FLIX has been described as a unique collaborative visual story development tool, but that sounds far too boring for this new product from The Foundry. FLIX lets you make a film in pre-production – and make it in such a way as to speed production. It is a cross between a productivity tool, previs, layout and workflow. Some of the key aspects of FLIX are so blindly useful it is hard to believe someone has not done this years ago.
FLIX continues the long tradition that The Foundry has established of adapting key production tools from major effects and animation companies like Weta, DD, SPI and others and turning it over for the rest of us to use. FLIX is the in-house animation tool of Sony Animation and it has revolutionized the way animators, directors and artists work together to make films at the pre-production stage for almost six years.
On those productions it is used by all the artists, 2D, 3D editorial and directorial.
How often do people need to adjust a shot in pre-production? Because of the full history function – in the case of a shot on a Sony feature that fxguide looked at – when finished from the workflow pipeline, the shot had had literally 812 versions. These were done by multiple artists, editors, assistants, supervisors and the director, sometimes within minutes of each other. Yet the edit was always correct and up to date. Imagine trying to track that on every shot, all the time without FLIX?
Anyone with browser access and correct approval can use the system from anywhere. All the names and files are all managed for you and it provides an automatic tracking system (this alone would seem worth the price of the system). This is especially true of modern productions with teams distributed around the world and directors often in different cities or on location.
Officially the product allows directors, editors, cinematographers, storyboard artists, and previs artists to create and easily collaborate on the shared visual story development of a film. Collaboration is achieved through a common web-based tool suite, which supports direct communication between Maya, Photoshop, Nuke, and Avid software. FLIX streamlines and manages this process by centralizing and preserving the changes happening to the pre-visualization in real time. It merges different techniques and media, provide new avenues for the filmmakers while improving both the quality of pre-visualization and the story itself.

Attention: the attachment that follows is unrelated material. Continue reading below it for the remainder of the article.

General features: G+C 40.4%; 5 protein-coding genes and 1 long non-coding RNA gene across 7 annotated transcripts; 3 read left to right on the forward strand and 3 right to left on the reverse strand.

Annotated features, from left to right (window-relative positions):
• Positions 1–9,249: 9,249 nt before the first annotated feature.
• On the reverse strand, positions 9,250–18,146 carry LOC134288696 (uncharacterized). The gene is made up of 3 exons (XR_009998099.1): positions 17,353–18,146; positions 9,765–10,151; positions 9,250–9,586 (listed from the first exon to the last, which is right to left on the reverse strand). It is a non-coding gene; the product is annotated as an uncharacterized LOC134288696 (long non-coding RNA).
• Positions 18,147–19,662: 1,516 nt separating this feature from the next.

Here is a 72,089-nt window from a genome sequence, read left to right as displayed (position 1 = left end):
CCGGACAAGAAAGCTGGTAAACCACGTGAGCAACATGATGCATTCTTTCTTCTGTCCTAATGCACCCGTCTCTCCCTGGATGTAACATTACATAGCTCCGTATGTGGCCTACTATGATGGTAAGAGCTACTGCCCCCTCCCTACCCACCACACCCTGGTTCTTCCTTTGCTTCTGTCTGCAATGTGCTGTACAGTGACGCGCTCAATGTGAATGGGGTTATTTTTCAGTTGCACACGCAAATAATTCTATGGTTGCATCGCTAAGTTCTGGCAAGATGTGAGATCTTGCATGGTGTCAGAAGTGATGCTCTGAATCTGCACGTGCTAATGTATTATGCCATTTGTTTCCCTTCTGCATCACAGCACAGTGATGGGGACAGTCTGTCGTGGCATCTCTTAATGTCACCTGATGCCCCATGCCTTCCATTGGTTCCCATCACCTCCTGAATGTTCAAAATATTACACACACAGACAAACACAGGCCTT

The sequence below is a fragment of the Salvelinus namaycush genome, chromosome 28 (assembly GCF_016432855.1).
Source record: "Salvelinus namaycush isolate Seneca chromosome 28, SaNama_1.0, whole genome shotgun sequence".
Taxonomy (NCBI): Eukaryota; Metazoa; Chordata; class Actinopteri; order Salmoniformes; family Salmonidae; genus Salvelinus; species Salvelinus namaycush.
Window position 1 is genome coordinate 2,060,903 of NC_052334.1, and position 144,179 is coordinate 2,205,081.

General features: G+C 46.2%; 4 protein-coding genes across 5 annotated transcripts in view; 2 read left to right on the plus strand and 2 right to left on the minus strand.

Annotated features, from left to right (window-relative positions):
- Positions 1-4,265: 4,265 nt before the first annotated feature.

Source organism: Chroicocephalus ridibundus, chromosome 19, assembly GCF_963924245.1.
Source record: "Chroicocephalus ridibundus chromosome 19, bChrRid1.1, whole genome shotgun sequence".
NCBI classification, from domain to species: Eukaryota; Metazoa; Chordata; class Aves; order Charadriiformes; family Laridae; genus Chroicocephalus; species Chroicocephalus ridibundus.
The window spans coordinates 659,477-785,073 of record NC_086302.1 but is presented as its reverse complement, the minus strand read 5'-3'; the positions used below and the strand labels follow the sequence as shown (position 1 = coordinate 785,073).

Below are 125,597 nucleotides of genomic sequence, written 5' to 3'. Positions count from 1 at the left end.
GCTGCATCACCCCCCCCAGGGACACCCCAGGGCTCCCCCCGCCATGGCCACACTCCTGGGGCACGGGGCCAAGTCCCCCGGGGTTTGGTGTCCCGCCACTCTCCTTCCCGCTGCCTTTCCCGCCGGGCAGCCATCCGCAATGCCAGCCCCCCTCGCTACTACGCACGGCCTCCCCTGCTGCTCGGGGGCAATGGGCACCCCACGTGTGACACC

So how is it different?
- it runs off a web server
- it links pitch reels, editorial, lighting, audio, directorial, production, layout and more into a live online system
- it requires little or no training as most normal tools are used for all common functions, FLIX just manages and maintains everything while also maintaining the edit
What does it do?
You can start with a storyboard and it will move the production from storyboard to layout to color keys / lighting and a full previs edit of the film.
It is designed to work with a range of products – rather than replace them. eg. to see the edit you are viewing – the edit not a rendered out QuickTime – you access the actual edit. If you want to adjust a storyboard frame, it will automatically load Photoshop. When you save it, the file is returned and placed in the edit and manages all the edit, so immediately after hitting save you can play the edit in context. No export, no editing, no rendering, no outputting QuickTime.
If you mock up some layouts in Maya, the camera and files move into FLIX, and in FLIX you can edit the mark in mark out points, or lift the camera and blocking out so that when a story board frame is approved, the camera metadata is stored and travels with the storyboard frame. It encourages you to mix 2D and 3D storyboards/shots, so even if that still is painted over or filtered, the layout team just has to click the Maya button to get the original camera layout. Since this is a Foundry (ex Sony) product those Maya cameras can export all the way to Katana for pre-lighting by the lookdev artists.
If you want to tweak in Nuke, you can move into Nuke and back just as easily as one does with Photoshop, but with the added advantage that inside Nuke you can add moving filters but while still maintaining the edit and all the handles.
It has a ‘connect or chat’ function to allow screen sharing function with drawing functions, and either side’s additions are saved back into the timeline, but with a full history in case you change your mind. If the director adds a new shot, FLIX will automatically name and insert the shot and manage the assets, virtually instantly and non-destructively.
When you click the ‘to Editorial button’ it exports to the master edit, and sends an email to the team letting them know what you did, what shots are new, who did it, what they did and what the deleted. If your VFX producers want help keeping track, they can get an automatic PDF summary (highlighting an new clips or shots).
What starts as rough drawings become pitch reels, become layout, then staging and lighting and the edit just rolls on into full production. If someone is not on FLIX you can still output QuickTimes and all of these are also logged. So if sound wants a ‘studio review’ copy, you will have logged what they got, what was in it and you will have a copy.
Of course for the system to work you would need to commit to it at a project wide level, and for some people such a shift would take some getting used it. The product is shipping in limited licenses very soon – it should be publicly launched next week. Contact The Foundry directly for pricing.
1 thought on “Exclusive: FLIX – the newest tool in The Foundry’s arsenal”
It is impressive how seamless FLIX appears to be at integrating lots of data and various software programs in an intuitive interface.
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